The subject of Time Visible as Moving Lightis perception and how we perceive time through space and movement. For this reason I was interested in the transitory effects I could achieve by experimenting with the interrelationship between the five photographs, the light-reflecting surface and the busy corridor. No two experiences of walking past the installation can ever be the same; there may be a passer-by in a bright red jumper, or a group of people, deep in conversation. Each event is visually collected at that moment in the surface of the work and in the virtual space of the disused Jewish school in Berlin (one of the locations of the 2006 Berlin Biennale), only to dissolve and reform seconds later into a new composition of reflected objects, people and light which exist beyond the borders of the panel – pictures constructed by the viewer. Both series of artworks,Relocated Wall and Time Visible as Moving Light, alter and blur representations of concrete reference points echoing how things appear on the periphery of our field of vision and lead us to be aware of the invisible, underlying aspects of our experience and imagination, which are the unseen atmospheres of wonder that I work with.
In my use of a reinvented Claude glass, the mirror has a new function from the one originally envisaged when the glass ‘formed a subtle psychological protection to the tourist freshly exposed to daunting and often disorienting landscapes’. Instead of idealizing the view and rendering nature manageable, my landscape-mirroring device offers a point of axis, a point of consciousness, which transforms through heightened awareness. By capturing an image in the hand-held picture surface the world is changed from one state to another as the cloudy, tinted ‘glass’ distils, exaggerates or edits experience. The captured light and shadow are sufficiently other than the actual experience to offer the contemporary spectator the experience of wonder or ‘visions of imagination’ that William Gilpin, an early advocate of the Claude glass, described.
Bode Museum Mirror at Hamburger Bahnhof,(Figure 14.2)was generated by tilting a mirror-like surface of acetate film printed with an image from the Bode Museum interior. This was positioned in such a way that the refraction of light captures an ephemeral image for the camera’s eye. The grey-tinted film of the ‘mirror’ filters out certain things and focuses attention on others, partly dissolving the centre of what’s perceived, echoing the way our peripheral vision is blurred or indistinct. A corner of reality is caught on the impure surface of the warped and coloured acetate and further distorted by the slightest movement of the ‘mirror’. Writing about this series produced as photographs of 150cm x 200cm and sealed under acrylic glass and installed for an exhibition, Declan McGonagle  commented: ‘objecthood is static and it is the world around it which changes, no matter how slightly, as images enter and leave the work’s field of vision’.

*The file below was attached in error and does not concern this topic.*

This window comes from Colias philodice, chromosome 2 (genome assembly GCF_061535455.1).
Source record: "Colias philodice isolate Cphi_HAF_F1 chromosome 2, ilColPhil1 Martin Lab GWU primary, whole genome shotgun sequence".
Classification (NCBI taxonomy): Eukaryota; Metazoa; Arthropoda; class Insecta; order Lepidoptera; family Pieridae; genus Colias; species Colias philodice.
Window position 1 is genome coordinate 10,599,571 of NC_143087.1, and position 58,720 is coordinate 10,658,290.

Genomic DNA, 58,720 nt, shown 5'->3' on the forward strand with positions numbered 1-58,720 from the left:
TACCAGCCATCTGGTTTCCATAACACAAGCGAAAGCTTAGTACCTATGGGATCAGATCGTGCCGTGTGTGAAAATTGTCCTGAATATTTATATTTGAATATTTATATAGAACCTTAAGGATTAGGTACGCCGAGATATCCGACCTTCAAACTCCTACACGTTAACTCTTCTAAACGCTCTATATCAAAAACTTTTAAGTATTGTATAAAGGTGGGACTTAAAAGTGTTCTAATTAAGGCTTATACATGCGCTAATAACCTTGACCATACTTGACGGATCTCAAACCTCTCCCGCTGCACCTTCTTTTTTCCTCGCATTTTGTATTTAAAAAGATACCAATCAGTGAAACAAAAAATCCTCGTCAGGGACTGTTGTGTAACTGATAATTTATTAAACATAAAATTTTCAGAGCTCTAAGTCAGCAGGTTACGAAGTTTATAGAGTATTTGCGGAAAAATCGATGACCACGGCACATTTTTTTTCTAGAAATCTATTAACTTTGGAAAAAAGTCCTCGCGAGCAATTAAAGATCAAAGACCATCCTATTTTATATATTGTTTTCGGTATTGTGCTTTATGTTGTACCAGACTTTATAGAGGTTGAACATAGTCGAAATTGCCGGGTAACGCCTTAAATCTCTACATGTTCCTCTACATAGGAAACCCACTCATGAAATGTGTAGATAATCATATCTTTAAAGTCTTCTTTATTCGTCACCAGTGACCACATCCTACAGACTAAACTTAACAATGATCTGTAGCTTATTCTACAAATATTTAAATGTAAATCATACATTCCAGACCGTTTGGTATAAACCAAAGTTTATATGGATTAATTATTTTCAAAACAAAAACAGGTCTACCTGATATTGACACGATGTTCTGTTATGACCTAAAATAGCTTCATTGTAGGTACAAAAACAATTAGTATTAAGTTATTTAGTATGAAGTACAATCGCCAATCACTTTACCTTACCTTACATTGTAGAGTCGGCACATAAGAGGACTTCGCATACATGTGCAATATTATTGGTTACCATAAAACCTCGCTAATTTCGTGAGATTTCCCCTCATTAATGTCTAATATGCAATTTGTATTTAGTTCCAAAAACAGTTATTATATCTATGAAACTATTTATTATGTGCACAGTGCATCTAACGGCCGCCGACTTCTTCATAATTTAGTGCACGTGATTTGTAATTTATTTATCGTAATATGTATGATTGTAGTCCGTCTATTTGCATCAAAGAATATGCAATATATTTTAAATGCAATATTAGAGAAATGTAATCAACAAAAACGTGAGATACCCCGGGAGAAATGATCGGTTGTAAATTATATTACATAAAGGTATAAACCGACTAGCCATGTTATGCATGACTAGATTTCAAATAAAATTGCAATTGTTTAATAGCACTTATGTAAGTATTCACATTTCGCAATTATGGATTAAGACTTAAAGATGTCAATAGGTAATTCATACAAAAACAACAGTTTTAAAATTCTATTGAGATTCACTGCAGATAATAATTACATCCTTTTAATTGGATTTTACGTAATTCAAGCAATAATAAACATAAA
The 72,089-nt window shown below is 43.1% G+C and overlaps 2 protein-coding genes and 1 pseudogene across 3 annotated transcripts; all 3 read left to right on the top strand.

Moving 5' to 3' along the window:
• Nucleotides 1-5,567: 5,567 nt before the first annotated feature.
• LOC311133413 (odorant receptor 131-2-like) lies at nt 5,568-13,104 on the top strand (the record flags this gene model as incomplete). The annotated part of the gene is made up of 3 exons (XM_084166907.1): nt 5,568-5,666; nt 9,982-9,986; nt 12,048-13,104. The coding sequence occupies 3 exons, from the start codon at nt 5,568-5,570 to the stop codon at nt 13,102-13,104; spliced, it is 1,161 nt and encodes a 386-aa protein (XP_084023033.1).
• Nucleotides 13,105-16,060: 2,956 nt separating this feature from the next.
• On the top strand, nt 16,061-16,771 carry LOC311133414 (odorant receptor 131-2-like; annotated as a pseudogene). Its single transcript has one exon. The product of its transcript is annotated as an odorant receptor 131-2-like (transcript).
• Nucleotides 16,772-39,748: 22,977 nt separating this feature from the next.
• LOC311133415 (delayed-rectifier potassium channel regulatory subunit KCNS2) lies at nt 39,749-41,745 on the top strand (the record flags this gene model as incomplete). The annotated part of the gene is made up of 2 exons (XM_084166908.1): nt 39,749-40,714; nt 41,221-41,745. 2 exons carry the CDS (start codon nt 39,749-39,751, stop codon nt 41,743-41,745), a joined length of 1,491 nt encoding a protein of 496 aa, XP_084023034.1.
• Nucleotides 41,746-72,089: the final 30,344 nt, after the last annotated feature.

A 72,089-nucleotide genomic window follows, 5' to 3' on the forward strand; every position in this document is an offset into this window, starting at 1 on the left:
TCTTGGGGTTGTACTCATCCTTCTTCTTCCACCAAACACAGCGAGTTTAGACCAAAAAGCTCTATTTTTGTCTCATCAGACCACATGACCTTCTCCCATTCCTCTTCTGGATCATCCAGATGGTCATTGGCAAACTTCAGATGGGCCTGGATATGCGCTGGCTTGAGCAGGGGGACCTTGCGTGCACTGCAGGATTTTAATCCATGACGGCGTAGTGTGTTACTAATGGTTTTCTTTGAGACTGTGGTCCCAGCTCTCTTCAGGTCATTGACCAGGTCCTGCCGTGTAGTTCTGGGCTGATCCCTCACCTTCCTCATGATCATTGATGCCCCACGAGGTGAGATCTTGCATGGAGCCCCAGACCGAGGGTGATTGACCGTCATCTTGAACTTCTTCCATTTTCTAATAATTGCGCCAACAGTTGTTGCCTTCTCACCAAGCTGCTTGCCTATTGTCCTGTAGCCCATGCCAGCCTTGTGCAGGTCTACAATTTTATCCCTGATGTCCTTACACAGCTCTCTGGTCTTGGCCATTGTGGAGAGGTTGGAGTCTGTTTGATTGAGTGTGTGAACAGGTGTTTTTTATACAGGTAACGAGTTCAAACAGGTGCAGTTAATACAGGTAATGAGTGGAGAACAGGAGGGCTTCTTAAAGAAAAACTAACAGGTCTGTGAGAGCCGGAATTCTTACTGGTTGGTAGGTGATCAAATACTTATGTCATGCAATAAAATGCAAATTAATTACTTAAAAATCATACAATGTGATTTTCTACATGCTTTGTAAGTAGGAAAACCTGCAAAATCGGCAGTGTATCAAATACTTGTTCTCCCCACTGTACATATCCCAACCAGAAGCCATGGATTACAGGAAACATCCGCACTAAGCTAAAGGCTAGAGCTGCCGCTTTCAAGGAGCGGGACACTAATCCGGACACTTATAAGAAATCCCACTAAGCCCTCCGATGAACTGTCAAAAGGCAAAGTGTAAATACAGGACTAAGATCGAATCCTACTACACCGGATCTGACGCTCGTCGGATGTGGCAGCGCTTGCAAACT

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Figure 14.2 Bode Museum Mirror at Hamburger Bahnhof, 2012. Computer simulation of mirror panel at Hamburger Bahnhof, Berlin.
Although by now the idea of a snapshot, a view framed by a hand-held object on a screen has become a ubiquitous aspect of contemporary culture, the original purpose of the Claude glass – to produce a live experience, which is ‘seized’ in the process of being experienced – seems to me still to be significant in generating an experience of wonder. I have designed and produced a contemporary version of the Claude glass: a half-hemisphere of grey tinted glass that fits in the palm of your hand (Figures 14.3 and 14.4). As with the original glass, the convexity of the surface distils and edits the experience of landscape, transforming light and space in the process. The feeling in your hand of the weight of the small, domed, half-globe of glass produces a kinaesthetic, tactile experience, as if the world itself is graspable and the entire universe sits in your hand. This is quite unlike the experience of a photograph or the image in a viewfinder. This contemporary Claude glass projectis not about a discrete, fixed art work, but instead a visually dynamic, fluid system, a compelling experience of working on location with a hand-held reflective picture surface that responds to and captures in miniature the surrounding world and its ever changing light.